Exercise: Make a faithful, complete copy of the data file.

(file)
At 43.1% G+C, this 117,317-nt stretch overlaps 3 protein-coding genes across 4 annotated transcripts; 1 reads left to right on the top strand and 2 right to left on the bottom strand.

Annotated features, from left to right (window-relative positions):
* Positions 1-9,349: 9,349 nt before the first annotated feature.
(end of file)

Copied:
At 43.1% G+C, this 117,317-nt stretch overlaps 3 protein-coding genes across 4 annotated transcripts; 1 reads left to right on the top strand and 2 right to left on the bottom strand.

Annotated features, from left to right (window-relative positions):
* Positions 1-9,349: 9,349 nt before the first annotated feature.